• Address your own primary trauma issues. This involves first identifying and dealing with what causes your batteries to run low. For some this may include not sleeping, taking on too much, forgetting to eat, suppressing your own pain or grief to support your loved one, etc. The next step is finding ways to reduce the trauma input in your own life. This can be as simple as not watching the nightly news or asking a friend not to tell you all about their terrible day. It is about finding ways to “lessen your load” as fatigue requires rest. 

Caregiver burnout or compassion fatigue is profound emotional and physical erosion when the caregiver is unable to refuel and regenerate. Feeling “burned out” is physical and emotional exhaustion.

It is possible to transform caregiver burnout and build resilience:

  • Acknowledge the Compassion Fatigue in your life and take responsibility for your own wellness and nurture your capacity to help.
  • Reduce the number of sources and types of stress to increase resiliency. This can be done by cutting back on things in your life that are stressful (seeking out supports and resources and delegating what you can) and establishing strategies or things you can do that help make the stress that is left more tolerable. This can include finding ways to take “me” breaks and engage in activities aimed to give you pleasure or aimed at helping you to reduce tension and relax, like breathing exercises, meditation, yoga, massage, etc.
  • Address your own primary trauma issues. This involves first identifying and dealing with what causes your batteries to run low. For some this may include not sleeping, taking on too much, forgetting to eat, suppressing your own pain or grief to support your loved one, etc. The next step is finding ways to reduce the trauma input in your own life. This can be as simple as not watching the nightly news or asking a friend not to tell you all about their terrible day. It is about finding ways to “lessen your load” as fatigue requires rest.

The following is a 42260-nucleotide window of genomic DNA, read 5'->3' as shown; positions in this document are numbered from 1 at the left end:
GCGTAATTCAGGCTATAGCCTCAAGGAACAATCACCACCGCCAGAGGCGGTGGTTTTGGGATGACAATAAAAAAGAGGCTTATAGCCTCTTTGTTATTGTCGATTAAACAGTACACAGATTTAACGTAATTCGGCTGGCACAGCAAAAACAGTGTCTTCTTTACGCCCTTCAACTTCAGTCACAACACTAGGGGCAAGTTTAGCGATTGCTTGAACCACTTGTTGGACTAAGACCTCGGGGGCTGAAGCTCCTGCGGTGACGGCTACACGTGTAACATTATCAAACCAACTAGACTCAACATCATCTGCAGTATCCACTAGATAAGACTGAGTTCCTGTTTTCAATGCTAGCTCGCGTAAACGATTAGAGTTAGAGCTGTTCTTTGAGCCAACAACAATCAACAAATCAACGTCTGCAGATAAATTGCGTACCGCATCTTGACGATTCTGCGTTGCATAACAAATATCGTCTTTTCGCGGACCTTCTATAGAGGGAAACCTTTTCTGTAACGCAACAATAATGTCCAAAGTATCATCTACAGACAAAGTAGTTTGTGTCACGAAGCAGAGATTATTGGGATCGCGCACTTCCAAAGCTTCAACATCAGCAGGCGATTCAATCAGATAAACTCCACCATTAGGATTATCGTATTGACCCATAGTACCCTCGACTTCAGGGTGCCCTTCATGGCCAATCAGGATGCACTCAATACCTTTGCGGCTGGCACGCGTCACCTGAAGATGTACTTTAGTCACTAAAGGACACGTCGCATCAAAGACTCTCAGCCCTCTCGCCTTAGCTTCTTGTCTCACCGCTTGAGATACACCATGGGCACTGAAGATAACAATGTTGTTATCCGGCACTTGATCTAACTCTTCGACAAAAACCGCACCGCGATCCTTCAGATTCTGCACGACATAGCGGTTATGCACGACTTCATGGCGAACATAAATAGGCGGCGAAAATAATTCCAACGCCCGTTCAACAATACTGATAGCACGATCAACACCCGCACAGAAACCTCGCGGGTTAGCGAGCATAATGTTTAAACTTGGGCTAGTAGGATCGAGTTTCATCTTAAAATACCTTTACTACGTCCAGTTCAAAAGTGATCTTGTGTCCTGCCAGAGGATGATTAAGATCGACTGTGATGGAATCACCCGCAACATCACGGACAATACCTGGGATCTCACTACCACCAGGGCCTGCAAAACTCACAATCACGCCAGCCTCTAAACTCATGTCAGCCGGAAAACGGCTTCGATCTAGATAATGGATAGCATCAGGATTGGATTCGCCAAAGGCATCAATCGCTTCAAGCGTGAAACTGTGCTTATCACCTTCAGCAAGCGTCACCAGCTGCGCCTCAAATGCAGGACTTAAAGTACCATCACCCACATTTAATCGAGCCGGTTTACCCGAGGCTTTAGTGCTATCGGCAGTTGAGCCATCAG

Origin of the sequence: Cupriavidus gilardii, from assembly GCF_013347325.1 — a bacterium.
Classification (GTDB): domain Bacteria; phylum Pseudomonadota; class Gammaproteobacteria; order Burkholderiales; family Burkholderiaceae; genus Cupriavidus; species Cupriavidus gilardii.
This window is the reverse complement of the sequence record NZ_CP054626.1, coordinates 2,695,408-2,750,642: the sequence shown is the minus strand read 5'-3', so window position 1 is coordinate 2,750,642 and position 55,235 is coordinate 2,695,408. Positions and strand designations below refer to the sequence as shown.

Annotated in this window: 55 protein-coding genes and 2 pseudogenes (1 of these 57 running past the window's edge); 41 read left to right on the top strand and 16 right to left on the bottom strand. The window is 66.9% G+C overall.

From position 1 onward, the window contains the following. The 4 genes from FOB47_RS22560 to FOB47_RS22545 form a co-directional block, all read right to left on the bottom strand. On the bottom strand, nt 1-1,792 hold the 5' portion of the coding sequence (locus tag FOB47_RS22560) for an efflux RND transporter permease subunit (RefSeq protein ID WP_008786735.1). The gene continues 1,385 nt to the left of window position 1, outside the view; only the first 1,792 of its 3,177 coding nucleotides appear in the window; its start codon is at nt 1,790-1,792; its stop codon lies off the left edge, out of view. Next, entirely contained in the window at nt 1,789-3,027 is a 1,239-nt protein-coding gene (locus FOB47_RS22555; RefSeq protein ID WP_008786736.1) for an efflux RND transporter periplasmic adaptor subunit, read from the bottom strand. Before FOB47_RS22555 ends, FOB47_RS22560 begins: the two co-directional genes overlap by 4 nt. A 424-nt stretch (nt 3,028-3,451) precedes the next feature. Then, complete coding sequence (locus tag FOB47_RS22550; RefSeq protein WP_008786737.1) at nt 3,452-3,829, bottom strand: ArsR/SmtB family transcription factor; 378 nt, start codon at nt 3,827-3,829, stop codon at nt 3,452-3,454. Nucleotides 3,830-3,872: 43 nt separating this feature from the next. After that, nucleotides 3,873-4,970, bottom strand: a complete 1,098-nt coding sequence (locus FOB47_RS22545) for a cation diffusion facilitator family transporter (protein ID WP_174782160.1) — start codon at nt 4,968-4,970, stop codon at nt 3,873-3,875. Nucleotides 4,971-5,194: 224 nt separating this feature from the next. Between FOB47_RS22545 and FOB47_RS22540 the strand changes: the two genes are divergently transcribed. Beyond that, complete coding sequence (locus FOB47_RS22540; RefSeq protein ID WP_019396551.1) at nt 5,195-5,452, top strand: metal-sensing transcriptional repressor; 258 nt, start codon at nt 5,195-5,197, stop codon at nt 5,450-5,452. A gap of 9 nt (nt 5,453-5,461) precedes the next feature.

• Schedule times in your day aimed solely at giving you comfort, support and relaxation. This can include a quiet cup of tea, a 15 minute walk around your block to enjoy the sun or 5 minutes of just deep breathing.
  • Create a self care plan. What small step can you take this week to take better care of yourself? Contact an old friend for dinner? Exercise more? Eat better? Drink less?  Say “no” more often?  Make a plan and revisit it regularly. The idea is to begin to become aware of your own needs and making those needs a priority. There is nothing selfish about self care. In order to effectively care for others we need to learn to care for ourselves.